Monday, June 2, 2008

Deduct The Cost Of Your Embroidery Machine

You can elect to recover all or part of the cost of certain qualifying property, up to a limit, by deducting it in the year you place the property in service. This is the section 179 deduction. You can elect the section 179 deduction instead of recovering the cost by taking depreciation deductions.
Estates and trusts cannot elect the section 179 deduction.
This chapter explains what property does and does not qualify for the section 179 deduction, what limits apply to the deduction (including special rules for partnerships and corporations), and how to elect it. It also explains when and how to recapture the deduction.
Useful Items - You may want to see:
537 Installment Sales
544 Sales and Other Dispositions of Assets
954 Tax Incentives for Distressed Communities
Form (and Instructions)
4562 Depreciation and Amortization
4797 Sales of Business Property
See chapter 6 for information about getting publications and forms.
What Property Qualifies?
Terms you may need to know (see Glossary):
Adjusted basis
Class life
Structural components
Tangible property
To qualify for the section 179 deduction, your property must meet all the following requirements.
It must be eligible property.
It must be acquired for business use.
It must have been acquired by purchase.
It must not be property described later under What Property Does Not Qualify.
The following discussions provide information about these requirements and exceptions.
Eligible Property

To qualify for the section 179 deduction, your property must be one of the following types of depreciable property.
Tangible personal property.
Other tangible property (except buildings and their structural components) used as:
An integral part of manufacturing, production, or extraction or of furnishing transportation, communications, electricity, gas, water, or sewage disposal services,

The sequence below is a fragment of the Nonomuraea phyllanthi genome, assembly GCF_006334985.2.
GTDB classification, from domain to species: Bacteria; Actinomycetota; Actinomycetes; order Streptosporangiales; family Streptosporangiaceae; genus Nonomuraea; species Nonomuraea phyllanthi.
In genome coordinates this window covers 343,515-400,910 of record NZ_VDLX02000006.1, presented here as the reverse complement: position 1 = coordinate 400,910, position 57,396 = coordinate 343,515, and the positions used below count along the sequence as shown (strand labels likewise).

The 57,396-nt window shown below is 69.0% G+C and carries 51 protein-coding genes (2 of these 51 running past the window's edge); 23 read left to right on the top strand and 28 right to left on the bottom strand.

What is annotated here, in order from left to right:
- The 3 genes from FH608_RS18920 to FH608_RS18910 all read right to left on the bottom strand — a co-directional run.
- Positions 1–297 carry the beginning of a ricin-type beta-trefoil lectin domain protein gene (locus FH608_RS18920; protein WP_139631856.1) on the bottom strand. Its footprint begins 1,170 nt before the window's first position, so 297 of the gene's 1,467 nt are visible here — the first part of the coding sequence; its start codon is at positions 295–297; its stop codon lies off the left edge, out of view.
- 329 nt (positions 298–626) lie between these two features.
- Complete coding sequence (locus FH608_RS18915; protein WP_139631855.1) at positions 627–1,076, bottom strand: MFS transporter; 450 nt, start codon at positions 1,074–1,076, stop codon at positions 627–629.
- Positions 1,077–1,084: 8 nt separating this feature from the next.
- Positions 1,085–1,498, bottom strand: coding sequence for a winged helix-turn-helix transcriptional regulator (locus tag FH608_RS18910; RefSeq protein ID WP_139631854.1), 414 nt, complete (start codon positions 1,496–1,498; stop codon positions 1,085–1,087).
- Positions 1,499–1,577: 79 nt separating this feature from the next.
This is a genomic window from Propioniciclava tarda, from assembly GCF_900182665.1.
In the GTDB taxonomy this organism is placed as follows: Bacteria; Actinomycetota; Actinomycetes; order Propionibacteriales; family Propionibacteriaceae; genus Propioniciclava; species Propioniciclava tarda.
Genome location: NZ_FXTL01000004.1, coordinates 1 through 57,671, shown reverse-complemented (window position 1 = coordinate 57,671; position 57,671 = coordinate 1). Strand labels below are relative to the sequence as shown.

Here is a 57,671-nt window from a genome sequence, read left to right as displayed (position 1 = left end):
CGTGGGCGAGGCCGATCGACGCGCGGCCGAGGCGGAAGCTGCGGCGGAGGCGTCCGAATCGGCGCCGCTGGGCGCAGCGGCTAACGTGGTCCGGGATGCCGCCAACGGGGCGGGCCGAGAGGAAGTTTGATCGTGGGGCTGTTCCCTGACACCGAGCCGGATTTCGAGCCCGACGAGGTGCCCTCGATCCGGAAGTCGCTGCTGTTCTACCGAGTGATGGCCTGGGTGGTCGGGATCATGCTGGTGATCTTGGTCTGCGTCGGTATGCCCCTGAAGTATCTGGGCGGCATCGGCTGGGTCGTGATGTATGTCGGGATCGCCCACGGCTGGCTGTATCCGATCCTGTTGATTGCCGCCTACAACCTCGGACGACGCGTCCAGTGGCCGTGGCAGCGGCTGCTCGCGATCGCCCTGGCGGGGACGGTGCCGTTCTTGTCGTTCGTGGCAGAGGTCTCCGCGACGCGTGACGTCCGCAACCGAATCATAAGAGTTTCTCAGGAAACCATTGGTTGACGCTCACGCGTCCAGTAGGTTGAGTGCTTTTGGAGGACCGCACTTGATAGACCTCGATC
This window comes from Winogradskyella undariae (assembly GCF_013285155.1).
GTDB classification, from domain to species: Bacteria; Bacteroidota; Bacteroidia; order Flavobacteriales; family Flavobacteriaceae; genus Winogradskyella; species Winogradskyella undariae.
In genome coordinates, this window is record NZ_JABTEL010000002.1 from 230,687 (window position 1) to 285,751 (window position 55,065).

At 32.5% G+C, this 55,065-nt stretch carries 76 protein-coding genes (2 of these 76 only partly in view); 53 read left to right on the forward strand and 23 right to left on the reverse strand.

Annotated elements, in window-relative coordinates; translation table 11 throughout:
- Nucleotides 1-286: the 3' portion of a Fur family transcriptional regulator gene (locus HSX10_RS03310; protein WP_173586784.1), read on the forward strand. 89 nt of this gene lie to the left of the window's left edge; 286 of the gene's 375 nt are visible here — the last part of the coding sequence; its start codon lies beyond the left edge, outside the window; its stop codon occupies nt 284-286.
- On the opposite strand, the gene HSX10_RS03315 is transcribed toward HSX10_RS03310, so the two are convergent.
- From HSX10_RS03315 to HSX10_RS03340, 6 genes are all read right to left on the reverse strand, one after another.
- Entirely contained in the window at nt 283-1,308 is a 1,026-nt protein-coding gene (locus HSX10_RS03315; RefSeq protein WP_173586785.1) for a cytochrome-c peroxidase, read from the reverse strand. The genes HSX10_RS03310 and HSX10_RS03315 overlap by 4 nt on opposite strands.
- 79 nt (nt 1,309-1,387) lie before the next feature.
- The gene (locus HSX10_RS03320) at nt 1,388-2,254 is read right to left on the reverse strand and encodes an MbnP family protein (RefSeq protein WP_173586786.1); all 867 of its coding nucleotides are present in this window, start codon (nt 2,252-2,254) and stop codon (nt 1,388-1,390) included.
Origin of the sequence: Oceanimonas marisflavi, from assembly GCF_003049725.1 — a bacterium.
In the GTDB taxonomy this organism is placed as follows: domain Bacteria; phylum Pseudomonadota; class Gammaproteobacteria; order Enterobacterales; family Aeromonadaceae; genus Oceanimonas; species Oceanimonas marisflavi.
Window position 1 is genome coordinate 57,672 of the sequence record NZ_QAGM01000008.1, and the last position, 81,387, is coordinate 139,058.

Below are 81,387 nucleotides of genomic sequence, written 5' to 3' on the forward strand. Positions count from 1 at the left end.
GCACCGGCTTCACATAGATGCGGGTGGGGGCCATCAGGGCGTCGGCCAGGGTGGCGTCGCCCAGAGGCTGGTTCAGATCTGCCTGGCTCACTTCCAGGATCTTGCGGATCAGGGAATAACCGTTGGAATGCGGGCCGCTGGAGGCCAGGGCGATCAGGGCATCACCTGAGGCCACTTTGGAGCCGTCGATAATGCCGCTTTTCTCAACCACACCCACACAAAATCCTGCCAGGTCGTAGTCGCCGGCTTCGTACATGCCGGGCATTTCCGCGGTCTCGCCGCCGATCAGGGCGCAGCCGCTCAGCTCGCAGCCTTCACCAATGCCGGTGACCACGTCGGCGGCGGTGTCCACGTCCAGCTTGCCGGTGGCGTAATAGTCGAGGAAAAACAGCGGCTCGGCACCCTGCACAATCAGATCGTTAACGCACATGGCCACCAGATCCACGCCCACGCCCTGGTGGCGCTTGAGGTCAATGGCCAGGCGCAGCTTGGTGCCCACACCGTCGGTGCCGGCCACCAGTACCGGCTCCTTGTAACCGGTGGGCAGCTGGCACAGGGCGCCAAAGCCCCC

A research facility used in connection with any of the activities in (a) above, or
A facility used in connection with any of the activities in (a) for the bulk storage of fungible commodities.
Single purpose agricultural (livestock) or horticultural structures. See chapter 7 of Publication 225 for definitions and information regarding the use requirements that apply to these structures.
Storage facilities (except buildings and their structural components) used in connection with distributing petroleum or any primary product of petroleum.
Off-the-shelf computer software.
Tangible personal property. Tangible personal property is any tangible property that is not real property. It includes the following property.
Machinery and equipment.
Property contained in or attached to a building (other than structural components), such as refrigerators, grocery store counters, office equipment, printing presses, testing equipment, and signs.
Gasoline storage tanks and pumps at retail service stations.
Livestock, including horses, cattle, hogs, sheep, goats, and mink and other furbearing animals.
The treatment of property as tangible personal property for the section 179 deduction is not controlled by its treatment under local law. For example, property may not be tangible personal property for the deduction even if treated so under local law, and some property (such as fixtures) may be tangible personal property for the deduction even if treated as real property under local law.
Off-the-shelf computer software. Off-the-shelf computer software placed in service during the tax year is qualifying property for purposes of the section 179 deduction. This is computer software that is readily available for purchase by the general public, is subject to a nonexclusive license, and has not been substantially modified. It includes any program designed to cause a computer to perform a desired function. However, a database or similar item is not considered computer software unless it is in the public domain and is incidental to the operation of otherwise qualifying software.
Property Acquired for Business Use
To qualify for the section 179 deduction, your property must have been acquired for use in your trade or business. Property you acquire only for the production of income, such as investment property, rental property (if renting property is not your trade or business), and property that produces royalties, does not qualify.


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